According to the Wall Street Journal, a major diaper brand has launched a campaign to promote earlier potty training, reportedly so parents will speed up the switch to their brand of underwear-like “up and down” training diapers, which cost twice as much as diapers.
From a medical perspective, this is a terrible idea. But from a marketing perspective, it’s genius.
In fact, this campaign will work better than the diaper brand ever imagined, because children trained earlier are more likely to develop enuresis (daytime pee accidents and bedwetting) and encopresis (poop accidents). And since kids who have accidents need daytime and nighttime protection, this diaper brand — and its parent company — will score big-time. More 5-year-olds will have to wear these “training diapers” to kindergarten. More 10-year-olds will wear have to wear “youth pants” to bed.
Meantime, kids will suffer — embarrassment, low self-esteem, discomfort, rectal damage, and all the rest.
An inconvenient fact for this diaper brand is that kids trained earlier are more prone to developing chronic constipation. Constipation, in turn, is the cause of virtually all bedwetting and accidents.
As I explain in detail in my book The M.O.P. Book, when poop piles up in the rectum, it forms a large, hard mass that presses against and aggravates the bladder. The stretched rectum may also lose tone and sensation, so kids can’t sense when they need to poop, and stool falls out without the child noticing. Holding pee exacerbates the bladder problems created by holding poop.
Children trained before age 2 have triple the risk of developing constipation and daytime wetting problems down the road, as my published research shows. This doesn’t mean training a 26-month-old is a good idea — it’s not. It just means children trained before 2 are the most likely to land in continence clinics like mine.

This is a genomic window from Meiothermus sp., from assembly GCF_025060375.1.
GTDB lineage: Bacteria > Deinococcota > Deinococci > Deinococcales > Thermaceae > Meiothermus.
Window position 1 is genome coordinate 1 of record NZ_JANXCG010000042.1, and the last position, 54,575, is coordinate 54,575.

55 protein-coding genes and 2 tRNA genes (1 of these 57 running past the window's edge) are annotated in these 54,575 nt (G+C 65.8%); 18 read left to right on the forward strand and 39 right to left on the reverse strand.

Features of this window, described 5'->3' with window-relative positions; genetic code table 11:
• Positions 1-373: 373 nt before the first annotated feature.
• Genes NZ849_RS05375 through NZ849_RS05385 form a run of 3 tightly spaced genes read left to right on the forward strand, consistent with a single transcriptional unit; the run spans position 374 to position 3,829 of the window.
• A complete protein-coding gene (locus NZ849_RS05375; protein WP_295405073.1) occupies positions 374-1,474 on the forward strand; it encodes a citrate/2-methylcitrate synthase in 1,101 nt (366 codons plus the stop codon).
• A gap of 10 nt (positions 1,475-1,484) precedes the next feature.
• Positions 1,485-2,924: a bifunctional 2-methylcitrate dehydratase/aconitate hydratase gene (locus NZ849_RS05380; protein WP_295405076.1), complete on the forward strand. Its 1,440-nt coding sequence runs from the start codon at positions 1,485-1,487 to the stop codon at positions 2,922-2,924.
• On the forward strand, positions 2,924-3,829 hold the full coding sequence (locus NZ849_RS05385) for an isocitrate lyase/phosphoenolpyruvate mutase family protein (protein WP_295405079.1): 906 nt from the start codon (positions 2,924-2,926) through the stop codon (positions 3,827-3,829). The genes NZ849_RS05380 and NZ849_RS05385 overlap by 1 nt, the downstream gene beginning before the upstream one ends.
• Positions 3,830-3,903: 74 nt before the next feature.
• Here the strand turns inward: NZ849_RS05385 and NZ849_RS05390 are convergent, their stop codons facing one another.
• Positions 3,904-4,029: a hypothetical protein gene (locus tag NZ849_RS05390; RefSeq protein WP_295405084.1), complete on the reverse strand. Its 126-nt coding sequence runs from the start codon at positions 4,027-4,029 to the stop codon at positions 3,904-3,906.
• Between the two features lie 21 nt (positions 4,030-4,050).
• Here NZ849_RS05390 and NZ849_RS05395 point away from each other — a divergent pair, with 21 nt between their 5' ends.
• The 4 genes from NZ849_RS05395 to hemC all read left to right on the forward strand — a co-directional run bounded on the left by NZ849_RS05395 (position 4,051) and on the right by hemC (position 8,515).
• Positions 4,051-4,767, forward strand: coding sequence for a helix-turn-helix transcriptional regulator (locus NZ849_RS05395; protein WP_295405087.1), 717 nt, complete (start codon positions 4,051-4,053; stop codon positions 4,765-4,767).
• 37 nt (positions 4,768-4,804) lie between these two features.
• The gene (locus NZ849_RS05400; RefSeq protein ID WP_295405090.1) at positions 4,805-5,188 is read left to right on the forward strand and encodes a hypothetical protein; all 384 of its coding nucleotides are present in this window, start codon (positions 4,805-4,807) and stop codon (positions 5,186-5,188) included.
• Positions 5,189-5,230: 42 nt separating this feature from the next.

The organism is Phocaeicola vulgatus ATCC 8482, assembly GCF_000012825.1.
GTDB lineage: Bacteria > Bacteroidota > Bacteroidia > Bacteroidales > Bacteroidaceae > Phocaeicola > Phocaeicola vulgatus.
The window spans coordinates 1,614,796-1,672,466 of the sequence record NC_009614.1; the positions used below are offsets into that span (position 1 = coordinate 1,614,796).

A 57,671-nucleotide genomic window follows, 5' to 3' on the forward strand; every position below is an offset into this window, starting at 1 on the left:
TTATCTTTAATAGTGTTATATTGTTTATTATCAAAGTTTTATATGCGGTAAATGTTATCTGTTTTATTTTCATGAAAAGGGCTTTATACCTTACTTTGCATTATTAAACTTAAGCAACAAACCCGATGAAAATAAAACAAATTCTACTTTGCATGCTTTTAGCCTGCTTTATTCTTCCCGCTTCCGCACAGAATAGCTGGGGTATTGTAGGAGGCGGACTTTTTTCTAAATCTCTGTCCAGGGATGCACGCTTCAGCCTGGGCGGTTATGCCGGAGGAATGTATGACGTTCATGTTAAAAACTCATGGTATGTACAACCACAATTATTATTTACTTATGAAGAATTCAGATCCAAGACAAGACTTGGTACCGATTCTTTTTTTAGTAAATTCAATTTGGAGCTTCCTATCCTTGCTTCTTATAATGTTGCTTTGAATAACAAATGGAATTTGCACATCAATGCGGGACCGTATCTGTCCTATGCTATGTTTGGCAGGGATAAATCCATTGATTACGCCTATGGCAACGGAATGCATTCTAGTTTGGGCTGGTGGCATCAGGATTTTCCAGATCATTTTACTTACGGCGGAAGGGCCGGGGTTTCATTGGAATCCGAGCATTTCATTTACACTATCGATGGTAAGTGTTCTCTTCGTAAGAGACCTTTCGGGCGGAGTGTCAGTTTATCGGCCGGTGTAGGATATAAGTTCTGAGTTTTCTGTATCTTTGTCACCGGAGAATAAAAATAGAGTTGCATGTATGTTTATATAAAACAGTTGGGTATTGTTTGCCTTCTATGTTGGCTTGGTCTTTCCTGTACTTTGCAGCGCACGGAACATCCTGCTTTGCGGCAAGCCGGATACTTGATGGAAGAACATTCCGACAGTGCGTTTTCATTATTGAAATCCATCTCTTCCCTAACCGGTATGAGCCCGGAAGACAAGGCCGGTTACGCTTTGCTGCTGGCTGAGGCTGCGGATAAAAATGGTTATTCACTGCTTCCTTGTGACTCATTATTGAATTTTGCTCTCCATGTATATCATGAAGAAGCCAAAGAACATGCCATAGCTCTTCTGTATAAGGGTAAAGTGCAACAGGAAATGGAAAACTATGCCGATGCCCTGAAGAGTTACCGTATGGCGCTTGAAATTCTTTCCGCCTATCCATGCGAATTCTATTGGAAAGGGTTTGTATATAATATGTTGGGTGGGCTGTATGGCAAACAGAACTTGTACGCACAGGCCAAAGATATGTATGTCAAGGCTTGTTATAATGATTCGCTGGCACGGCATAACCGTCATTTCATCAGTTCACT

Of course, not every child trained early will become constipated, but children trained as toddlers are more likely to become habitual holders than children trained around age 3. In our study, 60 percent of the children trained before age 2 were shown, via X-ray, to be severely constipated.
When you encourage children to train as toddlers, even when you do so “gently,” you’re asking for trouble. Yes, toddlers are physically capable of using the toilet; problem is, they lack the judgment to respond to nature’s call in a timely manner. Toddlers tend to become so engrossed in their fort building and finger painting that they ignore their body’s signals, holding their pee or poop until they absolutely can’t.
The holding habit can become deeply ingrained in children and persist for years, even into adulthood. I treat children of all ages — 4-year-olds, tweens, teens — and my patients’ difficulties usually date back to potty training.
Constipation is already epidemic in developed countries, largely due to our highly processed diet, our rush to potty train, and misguided school bathroom policies. So this major diaper brand is making a bad situation worse by shifting the timetable earlier.